Tag Archives: censorship

Language and Mental Illness; A Different Point of View

I’ve been reading a lot of pleas and rants about how important it is for people to conform to one standard of language when it comes to discussing mental illness… this is not one of them.

Personally, I believe expecting everyone to adhere to strict conformity when it comes to discussing mental health is a step in the wrong direction, and while that is a notion that may boggle some minds, I’m hoping to make a clear case today for my (potentially less-popular) point of view. I am not here to call anyone out, just to express my concern and why I feel that way.

I’d like to start by stating the obvious:

People have different beliefs.

In fact, they’re allowed to. That is a big part of the idea that America was founded on, and globally it is even more apparent that our cultures and environments have produced many different ways of looking at the world. These many viewpoints include those that effect how people look at mental health.

If you haven’t already, you may want to take a second to check out The Icarus Project. This is a national community of people (largely artists) who don’t believe in taking traditional psychiatric medications (for the  most part) and instead try to embrace themselves in their current state, largely funneling their emotions into art.

Do you agree with this? Maybe not, but whether you or I agree with their beliefs doesn’t change their right to believe them.

A big part of our ability to live our lives comes from tolerance and the ability to get along with people with different viewpoints. It seems like such a large part when it comes to “battling stigma” has become pushing others to believe the things (and act the way) we want them to instead of focusing on being open and being treated with respect.

Language is Imperfect. 

I have gotten a lot of flack from my therapists for jumping back and forth between psychiatric verbiage when describing my mental state and regular descriptive language. What they don’t seem to understand is that most words don’t seem to describe what I’m aiming to describe very well at all, and I wind up with the oddest mish-mash (I’m sure you’ve read some here if you’re familiar at all with my blog) of language.

Language is imperfect, not all of the words we might want or need have been invented yet. Describing something that isn’t tangible (like something in our minds) can often be frustrating enough, and on top of that different groups of people have different feelings associated with different words. One word in English very rarely means one thing straight across the board (I guess maybe “buttress” is an exclusion?), and a word spoken in the city might have an entirely different connotation in the country (let alone from region to region).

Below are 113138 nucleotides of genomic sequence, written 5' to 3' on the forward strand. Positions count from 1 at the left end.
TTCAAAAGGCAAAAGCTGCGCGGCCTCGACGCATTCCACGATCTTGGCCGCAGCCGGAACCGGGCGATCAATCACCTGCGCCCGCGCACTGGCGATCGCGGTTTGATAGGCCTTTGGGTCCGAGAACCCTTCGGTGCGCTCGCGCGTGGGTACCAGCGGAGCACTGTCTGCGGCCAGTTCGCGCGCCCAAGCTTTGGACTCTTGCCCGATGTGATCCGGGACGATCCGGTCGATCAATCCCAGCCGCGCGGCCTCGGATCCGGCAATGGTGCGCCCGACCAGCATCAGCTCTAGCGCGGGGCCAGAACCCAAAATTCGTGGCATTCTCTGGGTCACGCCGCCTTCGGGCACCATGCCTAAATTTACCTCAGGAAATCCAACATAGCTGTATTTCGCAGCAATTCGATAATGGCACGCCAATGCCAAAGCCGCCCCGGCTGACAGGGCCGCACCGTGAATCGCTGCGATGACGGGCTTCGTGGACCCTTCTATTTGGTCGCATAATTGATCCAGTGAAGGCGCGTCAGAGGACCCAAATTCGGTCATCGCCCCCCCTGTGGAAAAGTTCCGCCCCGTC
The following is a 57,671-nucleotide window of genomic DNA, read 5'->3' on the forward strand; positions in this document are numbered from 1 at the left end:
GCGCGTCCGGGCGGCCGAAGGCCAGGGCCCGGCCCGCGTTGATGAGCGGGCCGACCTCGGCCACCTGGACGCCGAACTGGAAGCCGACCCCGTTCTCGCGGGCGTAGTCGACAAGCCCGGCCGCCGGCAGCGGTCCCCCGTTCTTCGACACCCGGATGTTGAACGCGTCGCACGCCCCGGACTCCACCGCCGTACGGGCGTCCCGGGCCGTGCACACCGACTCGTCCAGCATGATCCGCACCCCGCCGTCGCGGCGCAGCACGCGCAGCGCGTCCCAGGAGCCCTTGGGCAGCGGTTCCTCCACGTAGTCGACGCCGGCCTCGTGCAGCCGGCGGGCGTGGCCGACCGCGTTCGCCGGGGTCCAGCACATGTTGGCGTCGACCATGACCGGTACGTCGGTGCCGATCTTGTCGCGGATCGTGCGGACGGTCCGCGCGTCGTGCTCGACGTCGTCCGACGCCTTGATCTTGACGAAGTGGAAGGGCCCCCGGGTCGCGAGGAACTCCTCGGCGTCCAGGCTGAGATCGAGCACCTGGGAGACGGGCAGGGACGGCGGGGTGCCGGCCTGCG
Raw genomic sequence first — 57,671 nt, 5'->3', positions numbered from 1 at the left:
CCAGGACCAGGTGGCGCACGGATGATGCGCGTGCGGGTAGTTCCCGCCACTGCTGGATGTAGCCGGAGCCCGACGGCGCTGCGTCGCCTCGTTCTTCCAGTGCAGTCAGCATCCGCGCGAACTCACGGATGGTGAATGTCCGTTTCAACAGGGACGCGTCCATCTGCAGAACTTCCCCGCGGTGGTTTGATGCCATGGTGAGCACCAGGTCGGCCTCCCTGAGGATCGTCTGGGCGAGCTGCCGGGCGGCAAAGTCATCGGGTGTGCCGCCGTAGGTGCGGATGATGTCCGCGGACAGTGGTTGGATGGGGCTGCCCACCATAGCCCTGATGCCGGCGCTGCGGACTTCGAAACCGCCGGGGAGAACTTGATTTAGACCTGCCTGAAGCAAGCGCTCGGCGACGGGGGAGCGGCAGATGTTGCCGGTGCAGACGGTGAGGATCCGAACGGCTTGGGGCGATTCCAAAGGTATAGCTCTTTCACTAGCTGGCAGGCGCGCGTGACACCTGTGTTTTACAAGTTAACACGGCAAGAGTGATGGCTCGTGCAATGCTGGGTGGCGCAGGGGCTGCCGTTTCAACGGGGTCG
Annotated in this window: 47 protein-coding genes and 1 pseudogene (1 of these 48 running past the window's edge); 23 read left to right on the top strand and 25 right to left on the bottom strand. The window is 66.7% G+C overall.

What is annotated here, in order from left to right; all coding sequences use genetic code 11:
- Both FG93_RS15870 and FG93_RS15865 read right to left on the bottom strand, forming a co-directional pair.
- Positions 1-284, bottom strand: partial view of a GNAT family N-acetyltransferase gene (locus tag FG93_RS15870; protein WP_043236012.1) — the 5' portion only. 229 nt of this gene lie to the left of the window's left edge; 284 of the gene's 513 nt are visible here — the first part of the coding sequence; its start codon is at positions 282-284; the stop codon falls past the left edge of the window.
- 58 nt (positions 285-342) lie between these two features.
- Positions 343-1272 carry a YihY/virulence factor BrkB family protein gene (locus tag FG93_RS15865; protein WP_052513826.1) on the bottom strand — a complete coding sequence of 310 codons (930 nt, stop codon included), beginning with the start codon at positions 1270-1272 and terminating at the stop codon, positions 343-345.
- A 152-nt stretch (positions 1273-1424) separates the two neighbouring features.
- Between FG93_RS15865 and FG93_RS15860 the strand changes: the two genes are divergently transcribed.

Language is not something we can expect to lasso and subdue until it is uniform. Unfortunately, that isn’t the way language has ever worked (from the time it was invented) so it seems ludicrous to me to expect that it will now.

Language is a form of self-expression.

If we consider other forms of self-expression (music, painting, etc.) it seems ridiculous to walk up to someone painting and tell them they can’t use the color blue. Or they can’t use the “c” note. Or they can use the “c” note but only when followed with an “e flat”.

A lot of the things I’ve seen lately about mental health verbiage has sounded like that sort of bizarre notion me. While I understand that people feel concerned about how others are expressing themselves (something I will get into momentarily), the act of telling someone what they can and can’t say or write quickly falls into the realm of censorship. While I understand that is not anyone’s intention, that doesn’t change the fact that that’s where this attitude is heading.

In addition, self expression is as individual as… well… the individual! There is no such thing as a “right way” or a “wrong way” to express oneself. Surely, there are ways that may be more pleasing to the senses (which, again varies widely from person to person), or ways that our society deems more acceptable than others (also varies depending on many factors like age, location, race), but that normally doesn’t bar forms of self-expression that falls outside of these categories.

Do the actions or words of one person discredit the rest of the group?

This is the big question that I think has been fueling so many of these negative comments and posts. Certainly when one blogger appears sloppy or ignorant about mental health, we all suffer, right?

I read an article once about how a large group of lesbians (around the time the gay rights movement was really heating up) were shunning any woman who had identified herself as a lesbian but had slept with a man because they believed it made them all look bad. Instead of helping their own cause, it created tension and animosity among a group that should have been fighting along side one another for the same rights.

I feel like this is a very similar situation, and people who should be scooped up and cared for to bolster a strong mental health community are instead being ostracized and attacked (for often doing little more than using a word incorrectly).

This particular idea is one that has been weighing heavily on my heart for quite some time, not because of the language situation (that is really a secondary symptom for this issue) but because of how quick much of the mental health community is to jump on board with ostracizing or shunning anyone who has a mental illness and also committed an act of violence.

Does a seemingly “poorly written” blog post make us all look bad? (Really?)